WHY TANZANIA

INTRODUCTION TANZANIA TOP ATTRACTIONSY

Tanzania Map Tanzania is the largest country in East Africa, comprising both the mainland and the Zanzibar Archipelago. The capital, Dodoma, is in the centre of the country, while Dar Es Salaam, the economic capital, is on the coast. Tanzania has more land devoted to National Parks and game reserves then any other country in the world (over 100 000 km2).Satellite photos of the country reveal the vast central plateau sloping down towards the Indian Ocean, three of the great lakes (Victoria, Tanganyika and Nyasa) as well as the Great Rift Valley, with its stunning volcanoes. Off the coast are a series of volcanic and coral islands making up the Zanzibar Archipelago. A land of geographical extremes, Tanzania has the highest peak – Mount Kilimanjaro, the lowest point – the lakebed of Lake Tanganyika, and the largest lake – Lake Victoria, on the continent. Everything from the pristine coral reefs to the Crater Highlands, remote game reserves and the famous national parks are protected by law and placed in trust for future generations.

Tanzania is home to some of the most incredible tribal diversity in Africa. The country includes all of the major ethnic and linguistic groups on the continent – an amazingly varied population to inhabit a single country. Home to approximately 120 tribal groups, most of these comprise small communities that are gradually being assimilated into the larger population due to changes in land use and the economic draw of city life. Tribal diversity is prized and far from being a source of division, Tanzanians place a high value on their country’s multicultural heritage. Over the past few years, cultural tourism has become an increasing attraction for visitors from around the world and visits to tribal villages are often a highlight of safari itineraries. The Masaai are perhaps the most well known of Tanzania’s tribes and inhabit the northern regions of the country. Pastoralists who fiercely guard their culture and traditions, Masaai tribal life revolves around protecting and caring for their herds of cattle and finding ample grazing land in their region.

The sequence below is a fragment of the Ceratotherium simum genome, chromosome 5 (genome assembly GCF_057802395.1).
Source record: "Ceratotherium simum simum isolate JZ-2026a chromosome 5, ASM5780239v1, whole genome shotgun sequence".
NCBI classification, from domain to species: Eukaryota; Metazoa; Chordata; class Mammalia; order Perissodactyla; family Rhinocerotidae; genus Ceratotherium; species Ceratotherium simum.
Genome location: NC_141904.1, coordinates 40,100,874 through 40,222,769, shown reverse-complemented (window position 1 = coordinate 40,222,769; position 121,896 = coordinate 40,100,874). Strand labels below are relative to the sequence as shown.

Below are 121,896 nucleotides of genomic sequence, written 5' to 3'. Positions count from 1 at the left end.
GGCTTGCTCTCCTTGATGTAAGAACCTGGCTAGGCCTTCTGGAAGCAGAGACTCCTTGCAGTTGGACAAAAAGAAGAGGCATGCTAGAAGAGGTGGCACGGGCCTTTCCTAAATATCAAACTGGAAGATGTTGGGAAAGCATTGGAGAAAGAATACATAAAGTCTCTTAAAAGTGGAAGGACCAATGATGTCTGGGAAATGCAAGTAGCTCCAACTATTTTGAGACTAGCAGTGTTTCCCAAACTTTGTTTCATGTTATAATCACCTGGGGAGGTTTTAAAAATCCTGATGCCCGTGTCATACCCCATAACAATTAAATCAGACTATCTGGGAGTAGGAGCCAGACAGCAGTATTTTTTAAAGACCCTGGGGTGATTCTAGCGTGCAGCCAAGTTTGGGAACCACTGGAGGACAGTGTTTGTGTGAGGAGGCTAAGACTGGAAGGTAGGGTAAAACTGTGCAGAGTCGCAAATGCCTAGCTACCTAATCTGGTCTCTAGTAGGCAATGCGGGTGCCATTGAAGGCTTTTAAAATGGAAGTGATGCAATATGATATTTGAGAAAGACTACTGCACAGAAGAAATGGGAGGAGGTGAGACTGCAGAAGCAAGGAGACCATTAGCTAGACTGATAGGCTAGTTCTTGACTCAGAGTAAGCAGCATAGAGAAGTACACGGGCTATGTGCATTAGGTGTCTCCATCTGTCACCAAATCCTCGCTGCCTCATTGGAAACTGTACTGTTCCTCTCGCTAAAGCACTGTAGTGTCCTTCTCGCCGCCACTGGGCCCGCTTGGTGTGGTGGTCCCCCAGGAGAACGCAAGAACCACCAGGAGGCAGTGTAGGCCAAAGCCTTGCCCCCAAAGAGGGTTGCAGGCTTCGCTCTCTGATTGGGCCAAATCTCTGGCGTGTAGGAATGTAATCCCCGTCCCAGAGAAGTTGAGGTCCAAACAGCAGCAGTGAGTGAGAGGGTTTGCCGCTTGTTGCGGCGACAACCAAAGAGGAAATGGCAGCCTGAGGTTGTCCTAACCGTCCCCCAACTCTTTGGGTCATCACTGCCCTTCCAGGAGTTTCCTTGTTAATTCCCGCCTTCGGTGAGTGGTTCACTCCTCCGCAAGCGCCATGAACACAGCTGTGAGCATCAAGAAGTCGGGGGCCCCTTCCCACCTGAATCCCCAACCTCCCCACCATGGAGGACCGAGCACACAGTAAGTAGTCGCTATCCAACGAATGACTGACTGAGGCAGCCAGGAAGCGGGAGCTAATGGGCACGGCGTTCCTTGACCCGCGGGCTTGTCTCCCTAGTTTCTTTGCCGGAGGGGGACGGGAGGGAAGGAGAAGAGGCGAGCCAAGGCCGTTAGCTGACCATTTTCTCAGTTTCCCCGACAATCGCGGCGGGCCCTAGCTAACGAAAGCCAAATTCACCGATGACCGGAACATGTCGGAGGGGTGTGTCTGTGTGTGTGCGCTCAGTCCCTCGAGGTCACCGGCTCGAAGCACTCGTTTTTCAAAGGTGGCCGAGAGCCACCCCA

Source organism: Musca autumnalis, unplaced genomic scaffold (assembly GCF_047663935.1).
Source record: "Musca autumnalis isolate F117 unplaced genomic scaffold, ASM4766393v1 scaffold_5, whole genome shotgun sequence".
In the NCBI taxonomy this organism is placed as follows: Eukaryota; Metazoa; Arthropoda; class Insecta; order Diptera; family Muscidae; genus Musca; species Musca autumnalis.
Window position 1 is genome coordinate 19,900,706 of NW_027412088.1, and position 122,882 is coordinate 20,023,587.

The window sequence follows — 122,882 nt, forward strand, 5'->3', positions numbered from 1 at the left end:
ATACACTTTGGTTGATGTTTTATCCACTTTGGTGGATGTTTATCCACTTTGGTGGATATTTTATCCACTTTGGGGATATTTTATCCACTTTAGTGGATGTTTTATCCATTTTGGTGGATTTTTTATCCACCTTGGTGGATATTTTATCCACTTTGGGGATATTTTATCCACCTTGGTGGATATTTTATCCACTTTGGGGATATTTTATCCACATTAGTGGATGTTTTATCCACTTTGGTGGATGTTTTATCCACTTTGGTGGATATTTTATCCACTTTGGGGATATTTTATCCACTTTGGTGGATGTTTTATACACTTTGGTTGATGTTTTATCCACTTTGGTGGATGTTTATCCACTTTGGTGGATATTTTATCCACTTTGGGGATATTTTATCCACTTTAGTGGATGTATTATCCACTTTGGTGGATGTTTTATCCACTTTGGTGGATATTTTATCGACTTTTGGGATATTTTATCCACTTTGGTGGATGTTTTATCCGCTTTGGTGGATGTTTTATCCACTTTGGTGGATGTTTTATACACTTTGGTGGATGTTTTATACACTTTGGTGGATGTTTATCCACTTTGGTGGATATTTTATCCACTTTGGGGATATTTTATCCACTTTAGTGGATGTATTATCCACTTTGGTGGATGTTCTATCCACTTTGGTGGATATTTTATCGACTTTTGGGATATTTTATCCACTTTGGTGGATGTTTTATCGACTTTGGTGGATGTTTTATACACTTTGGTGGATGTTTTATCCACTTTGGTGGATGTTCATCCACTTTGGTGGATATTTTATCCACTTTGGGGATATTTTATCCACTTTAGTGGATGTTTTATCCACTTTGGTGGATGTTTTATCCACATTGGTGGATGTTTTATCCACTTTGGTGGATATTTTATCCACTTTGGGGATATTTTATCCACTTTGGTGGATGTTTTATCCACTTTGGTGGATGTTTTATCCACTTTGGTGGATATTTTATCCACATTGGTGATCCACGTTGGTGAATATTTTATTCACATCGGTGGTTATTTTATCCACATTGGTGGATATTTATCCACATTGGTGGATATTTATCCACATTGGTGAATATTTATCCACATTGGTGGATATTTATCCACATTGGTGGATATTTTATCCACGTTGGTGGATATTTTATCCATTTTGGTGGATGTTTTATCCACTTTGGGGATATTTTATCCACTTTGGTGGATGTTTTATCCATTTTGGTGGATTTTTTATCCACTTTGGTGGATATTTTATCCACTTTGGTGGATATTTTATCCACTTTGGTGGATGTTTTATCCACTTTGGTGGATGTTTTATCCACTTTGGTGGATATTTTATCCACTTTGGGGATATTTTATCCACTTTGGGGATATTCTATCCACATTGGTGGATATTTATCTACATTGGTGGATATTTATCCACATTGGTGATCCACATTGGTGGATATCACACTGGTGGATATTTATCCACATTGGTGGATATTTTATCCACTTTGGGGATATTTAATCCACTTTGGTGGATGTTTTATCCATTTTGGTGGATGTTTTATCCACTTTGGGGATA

We arrange trips throughout Tanzania offering 5 different price ranges: Camping option (basic), Wildlife lodge option, Sopa lodge option, Serena Lodge option and the upmarket ConsCorp lodge option.

TOP ATTRACTIONS
In the north:

The parks and game reserves that make up Tanzania’s northern circuit are easily the most popular and accessible attractions in the country. If you are travelling from December to April, the annual wildebeest migration in Serengeti National Park is definitely not to be missed.

Lake Manyara National Park
Located beneath the cliffs of the Manyara Escarpment, on the edge of the Rift Valley, Lake Manyara National Park offers varied ecosystems, incredible bird life, and breathtaking views. The alkaline soda of Lake Manyara is home to an incredible array of bird life that thrives on its brackish waters. Pink flamingo stoop and graze by the thousands, colourful specks against the grey minerals of the lakeshore. Yellow-billed storks swoop and corkscrew on thermal winds rising up from the escarpment, and herons flap their wings against the sun-drenched sky. Lake Manyara’s famous tree-climbing lions are another reason to pay this park a visit. 2 ½ hours drive from Arusha. Best time: Throughout the year.

Ngorongoro Crater
Within the crater rim, large herds of zebra and wildebeest graze nearby while sleeping lions laze in the sun. At dawn, the endangered black rhino returns to the thick cover of the crater forests after grazing on dew-laden grass in the morning mist. Just outside the crater’s ridge, tall Masaai herd their cattle and goats over green pastures through the highland slopes. Ngorongoro Conservation Area includes its eponymous famous crater, Olduvai Gorge, and huge expanses of highland plains, scrub bush, and forests that cover approximately 8300 square kilometres. A protected area, only indigenous tribes such as the Masaai are allowed to live within its borders. Of course, the crater itself, actually a type of collapsed volcano called a caldera, is the main attraction. 4 hours drive from Arusha and 2 hours from Lake Manyara. Avoid the rainy season, April, May and November.

Serengeti National Park
Serengeti is easily Tanzania’s most famous national park, and it’s also the largest, at 14,763 km2 of protected area. Large prides of lions laze easily in the long grasses, plentiful families of elephants feed on acacia bark and trump to each other across the plains, and giraffes, gazelles, monkeys, eland, and the whole range of African wildlife is in awe-inspiring numbers. The annual wildebeest migration through the Serengeti and the Masai Mara attract visitors from around the world, who flock to the open plains to witness the largest mass movement of land mammals on the planet. More than a million animals make the seasonal journey to fresh pasture to the north, then the south, after the biannual rains. The sound of their thundering hooves, raising massive clouds of thick red dust, has become one of the legends of the Serengeti plains. Aside from traditional vehicle bound safaris, hot-air ballooning over the Serengeti plains has become a safari rite-of-passage for travel enthusiasts. 6 hours drive from Arusha. Best time: June to November.

Tarangire National Park